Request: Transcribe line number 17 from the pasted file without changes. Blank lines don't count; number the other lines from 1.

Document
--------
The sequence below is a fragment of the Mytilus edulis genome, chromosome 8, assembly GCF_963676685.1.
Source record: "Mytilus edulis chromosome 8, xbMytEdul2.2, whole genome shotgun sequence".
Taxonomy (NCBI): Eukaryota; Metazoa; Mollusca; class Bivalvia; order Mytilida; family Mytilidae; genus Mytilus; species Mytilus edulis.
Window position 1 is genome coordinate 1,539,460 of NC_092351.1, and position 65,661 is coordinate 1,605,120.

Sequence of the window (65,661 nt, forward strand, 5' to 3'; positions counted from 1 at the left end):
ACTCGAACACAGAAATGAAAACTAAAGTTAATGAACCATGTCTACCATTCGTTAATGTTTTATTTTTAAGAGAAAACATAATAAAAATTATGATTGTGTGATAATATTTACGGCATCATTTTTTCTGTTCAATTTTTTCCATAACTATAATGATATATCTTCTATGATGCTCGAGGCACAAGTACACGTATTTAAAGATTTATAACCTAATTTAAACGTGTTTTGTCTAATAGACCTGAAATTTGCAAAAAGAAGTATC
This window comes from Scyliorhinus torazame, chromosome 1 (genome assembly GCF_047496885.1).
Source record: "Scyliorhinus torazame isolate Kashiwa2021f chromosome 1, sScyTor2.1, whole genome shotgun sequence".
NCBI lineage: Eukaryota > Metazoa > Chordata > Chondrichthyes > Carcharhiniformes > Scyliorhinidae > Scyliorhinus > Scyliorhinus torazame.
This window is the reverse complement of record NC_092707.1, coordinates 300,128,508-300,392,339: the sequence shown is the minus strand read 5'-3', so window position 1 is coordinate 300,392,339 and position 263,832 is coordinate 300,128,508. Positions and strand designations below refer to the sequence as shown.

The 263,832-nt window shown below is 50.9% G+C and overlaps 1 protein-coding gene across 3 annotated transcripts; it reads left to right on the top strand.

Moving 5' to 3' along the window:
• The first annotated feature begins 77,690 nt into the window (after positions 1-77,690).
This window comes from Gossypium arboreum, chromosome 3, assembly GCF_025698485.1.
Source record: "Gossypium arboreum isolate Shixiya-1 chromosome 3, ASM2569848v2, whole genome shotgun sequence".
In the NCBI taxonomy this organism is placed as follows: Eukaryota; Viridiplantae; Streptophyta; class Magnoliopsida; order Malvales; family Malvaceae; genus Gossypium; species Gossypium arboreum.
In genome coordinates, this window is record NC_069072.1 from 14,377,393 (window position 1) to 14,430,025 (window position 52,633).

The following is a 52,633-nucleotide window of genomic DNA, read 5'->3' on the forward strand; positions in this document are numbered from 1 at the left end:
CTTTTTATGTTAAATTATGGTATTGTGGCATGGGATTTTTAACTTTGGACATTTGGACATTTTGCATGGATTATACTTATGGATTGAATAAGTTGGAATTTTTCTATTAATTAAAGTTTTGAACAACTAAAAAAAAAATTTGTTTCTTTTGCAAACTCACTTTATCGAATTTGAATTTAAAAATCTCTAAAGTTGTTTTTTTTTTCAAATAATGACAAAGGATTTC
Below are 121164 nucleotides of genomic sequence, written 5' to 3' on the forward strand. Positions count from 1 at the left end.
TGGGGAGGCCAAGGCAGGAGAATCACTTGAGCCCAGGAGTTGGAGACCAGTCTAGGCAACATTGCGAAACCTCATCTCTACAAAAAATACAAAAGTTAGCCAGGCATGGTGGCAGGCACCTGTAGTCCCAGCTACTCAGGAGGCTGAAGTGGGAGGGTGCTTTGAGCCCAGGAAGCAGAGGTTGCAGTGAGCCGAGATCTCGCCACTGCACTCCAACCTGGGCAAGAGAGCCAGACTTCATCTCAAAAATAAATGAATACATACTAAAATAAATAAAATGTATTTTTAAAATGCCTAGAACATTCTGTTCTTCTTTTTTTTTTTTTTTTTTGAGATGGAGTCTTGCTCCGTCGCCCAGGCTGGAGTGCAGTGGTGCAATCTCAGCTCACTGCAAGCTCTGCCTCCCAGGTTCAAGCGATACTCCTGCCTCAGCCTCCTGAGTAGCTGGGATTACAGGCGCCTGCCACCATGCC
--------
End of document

In genome coordinates, this window is record NC_069072.1 from 14,377,393 (window position 1) to 14,430,025 (window position 52,633).